GCI article 50; GCII article 51; GCIII article 130; GCIV article 147. See also Protocol Additional to the Geneva Conventions of 12 August 1949, and Relating to the Protection of Victims of International Armed Conflicts, opened for signature Dec. 12, 1977, 1125 UNTS p. 3 article 85.
 GCI ibid article 49; GCII ibid article 50; GCII ibid article 129; GCIV ibid article 146.
 Military and Paramilitary Activities in and against Nicaragua (Nicaragua v. United States of America), Merits, ICJ Reports (1986) p. 14 at p. 114 para 220 [hereinafter “Nicaragua Case”].
 GCI supra note 28, article 51; GCII supra note 28, article 52; GCII supra note 28, article 131; GCIV supra note 28, article 148.
 SC Res. 1193 (1998) para 12 (29 August 1998) (Afghanistan); SC Res. 812 (1993) para. 8 (12 March 1993) (Rwanda); SC Res. 794 (1992) para. 4 (2 December 1992) (Somalia). See also UN Commission on Human Rights, Res. 1999/18 para. 17 (23 April 1999), UN Commission on Human Rights, Res. 1997/59 para. 7 (15 April 1997); Commission on Human Rights Res. 1998/67 para. 6 (21 April 1998). E.g. SC Res. 681 (1990) paras. 5 and 6; GA Res. 32/91 of 13 December 1977 para. A(4) and 39/95 of 14 December 1984 paras. B(4) and C(9). See also the Secretary-General’s Report of 21 January 1988, UN Doc. S/19443 para. 27.
 Convention on the Prevention and Punishment of the Crime of Genocide, 78 UNTS 277, 1948 article 1. See further articles 2 and 3 defining genocide and listing those acts punishable. [hereinafter Genocide Convention 1948]
 In Case Concerning the Application of the Convention on the Prevention and Punishment of the Crime of Genocide (Bosnia-Herzegovina v. Serbia), General List, No. 91, 26 February 2007 available at http://www.icj-cij.org/docekt/files/91/13685.pdf, the International Court of Justice found Serbia in violation of article 1 of the Genocide Convention 1948, for failure to prevent genocide, not in its own territory, but in the territory of another, neighbouring State.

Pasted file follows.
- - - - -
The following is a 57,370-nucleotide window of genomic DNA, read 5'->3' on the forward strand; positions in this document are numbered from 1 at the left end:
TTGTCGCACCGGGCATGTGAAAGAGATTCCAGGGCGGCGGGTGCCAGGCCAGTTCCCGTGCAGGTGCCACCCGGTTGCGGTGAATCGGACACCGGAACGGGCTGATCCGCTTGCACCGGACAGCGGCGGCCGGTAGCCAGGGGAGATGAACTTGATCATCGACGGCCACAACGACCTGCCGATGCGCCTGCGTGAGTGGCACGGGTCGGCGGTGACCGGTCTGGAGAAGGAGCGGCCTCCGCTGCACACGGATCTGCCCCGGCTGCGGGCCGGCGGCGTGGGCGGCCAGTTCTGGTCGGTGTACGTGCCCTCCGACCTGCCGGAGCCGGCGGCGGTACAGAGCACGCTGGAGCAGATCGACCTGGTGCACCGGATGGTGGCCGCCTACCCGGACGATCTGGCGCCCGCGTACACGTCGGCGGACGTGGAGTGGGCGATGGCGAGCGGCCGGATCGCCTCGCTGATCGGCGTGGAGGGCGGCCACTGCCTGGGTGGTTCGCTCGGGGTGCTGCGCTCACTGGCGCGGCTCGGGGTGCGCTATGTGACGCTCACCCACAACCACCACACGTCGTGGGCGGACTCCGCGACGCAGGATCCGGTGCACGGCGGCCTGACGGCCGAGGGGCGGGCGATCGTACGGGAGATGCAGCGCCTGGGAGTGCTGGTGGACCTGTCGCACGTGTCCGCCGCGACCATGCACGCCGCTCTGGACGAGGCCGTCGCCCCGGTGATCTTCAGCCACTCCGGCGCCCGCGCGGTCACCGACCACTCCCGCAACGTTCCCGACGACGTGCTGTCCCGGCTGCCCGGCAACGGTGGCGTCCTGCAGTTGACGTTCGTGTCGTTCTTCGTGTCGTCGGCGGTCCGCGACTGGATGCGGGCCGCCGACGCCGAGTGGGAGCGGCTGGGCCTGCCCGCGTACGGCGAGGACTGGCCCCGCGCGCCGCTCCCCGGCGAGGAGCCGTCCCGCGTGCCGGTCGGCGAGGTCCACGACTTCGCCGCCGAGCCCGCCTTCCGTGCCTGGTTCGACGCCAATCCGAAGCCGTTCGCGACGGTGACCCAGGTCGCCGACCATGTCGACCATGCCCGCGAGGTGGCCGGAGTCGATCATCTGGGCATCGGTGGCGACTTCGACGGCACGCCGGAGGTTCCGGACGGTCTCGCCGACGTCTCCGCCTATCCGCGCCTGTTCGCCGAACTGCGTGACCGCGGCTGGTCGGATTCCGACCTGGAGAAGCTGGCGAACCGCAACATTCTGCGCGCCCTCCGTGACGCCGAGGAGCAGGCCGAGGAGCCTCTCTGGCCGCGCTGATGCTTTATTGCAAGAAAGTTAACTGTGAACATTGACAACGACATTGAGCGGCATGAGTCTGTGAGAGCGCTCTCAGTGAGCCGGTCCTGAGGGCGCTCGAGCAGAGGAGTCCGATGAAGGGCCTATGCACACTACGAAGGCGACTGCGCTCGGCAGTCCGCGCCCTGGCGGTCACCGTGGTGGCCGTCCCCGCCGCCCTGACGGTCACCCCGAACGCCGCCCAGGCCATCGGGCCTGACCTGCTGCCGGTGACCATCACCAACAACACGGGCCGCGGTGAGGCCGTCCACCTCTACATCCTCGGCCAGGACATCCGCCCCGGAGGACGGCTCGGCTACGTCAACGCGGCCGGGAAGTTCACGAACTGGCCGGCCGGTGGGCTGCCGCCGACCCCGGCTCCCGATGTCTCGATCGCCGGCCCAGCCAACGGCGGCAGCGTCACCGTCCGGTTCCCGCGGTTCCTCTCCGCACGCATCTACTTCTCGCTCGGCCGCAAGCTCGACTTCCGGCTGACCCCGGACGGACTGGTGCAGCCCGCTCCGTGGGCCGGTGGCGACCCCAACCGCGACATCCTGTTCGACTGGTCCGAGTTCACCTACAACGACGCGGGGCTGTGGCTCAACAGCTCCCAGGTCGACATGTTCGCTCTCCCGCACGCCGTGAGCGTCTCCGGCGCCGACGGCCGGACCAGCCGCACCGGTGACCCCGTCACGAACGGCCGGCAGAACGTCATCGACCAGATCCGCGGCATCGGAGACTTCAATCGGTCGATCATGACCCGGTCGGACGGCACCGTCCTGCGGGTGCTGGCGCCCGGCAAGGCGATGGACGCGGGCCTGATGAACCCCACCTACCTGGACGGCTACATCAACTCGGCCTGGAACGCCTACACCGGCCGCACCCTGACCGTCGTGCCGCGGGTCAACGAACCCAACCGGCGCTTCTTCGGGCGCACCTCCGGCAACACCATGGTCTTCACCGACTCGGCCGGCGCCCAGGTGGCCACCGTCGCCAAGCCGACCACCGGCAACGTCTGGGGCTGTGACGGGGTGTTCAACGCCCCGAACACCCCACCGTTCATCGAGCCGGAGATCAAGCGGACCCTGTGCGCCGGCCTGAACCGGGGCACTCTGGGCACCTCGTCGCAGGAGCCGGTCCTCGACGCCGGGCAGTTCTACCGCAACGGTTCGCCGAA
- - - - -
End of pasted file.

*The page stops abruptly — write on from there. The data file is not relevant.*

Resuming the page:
Prosecutor v. Akayesu, 1998 I.C.T.R. No. 96-4-T, P 506 (Sept. 2, 1998) p. 498 [hereinafter Akayesu Case]. See also Linnea D. Manashaw, ‘Genocide and Ethnic Cleansing: Why the Distinction? A Discussion in the Context of Atrocities Occurring in the Sudan’, Spring 2005, 35 Cal. W. Int’l L. J. 303. [hereinafter “Manashaw 2005”]
 Akayesu Case supra note 41 p. 523.
 Genocide Convention 1948 supra note 39, article 4.
 John Quigley, State Responsibility for Ethnic Cleansing, 32 U.C. Davis L. Rev. 341, 350 (1999), citing Interim Report of the Commission of Experts Pursuant to Security Council Resolution 780, U.N. SCOR, Annex I, at 16, U.N. Doc. S/25274 (1993)).
 William A. Schabas, ‘Symposium: Universal Jurisdiction: Myths, Realities, and Prospects: Problems of International Codification--Were the Atrocities in Cambodia and Kosovo Genocide?’, 35 New Eng. L. Rev. 287, 295 (2001)
 Human Rights Watch Report, ‘Darfur Destroyed: Ethnic Cleansing by Government and Militia Forces in Western Sudan’, May 2004, Vol. 16 No. 6(A) at 39 [hereinafter “HRW Report 2004”]. See Presbyterian Church of Sudan v. Talisman Energy, Inc., 244 F. Supp. 2d 289, 296 (S.D.N.Y. 2003) in which “ethnic cleansing” was described as a literal translation of the Serbo-Croation term etnicko cis cenje, arising from atrocities in the former Yugoslavia. The court understood ethnic cleansing to be "a euphemism for genocide." The Commission of Experts established by the United Nations under Security Council Resolution 780 defined ethnic cleansing as “rendering an area ethnically homogenous by using force or intimidation to remove from a given area persons from another ethnic or religious group” - Final Report of the United Nations Commission of Experts Established Pursuant to Security Council Resolution 780, U.N. SCOR, Annex IV, at 1, S/1994/674/Add.2 (1994).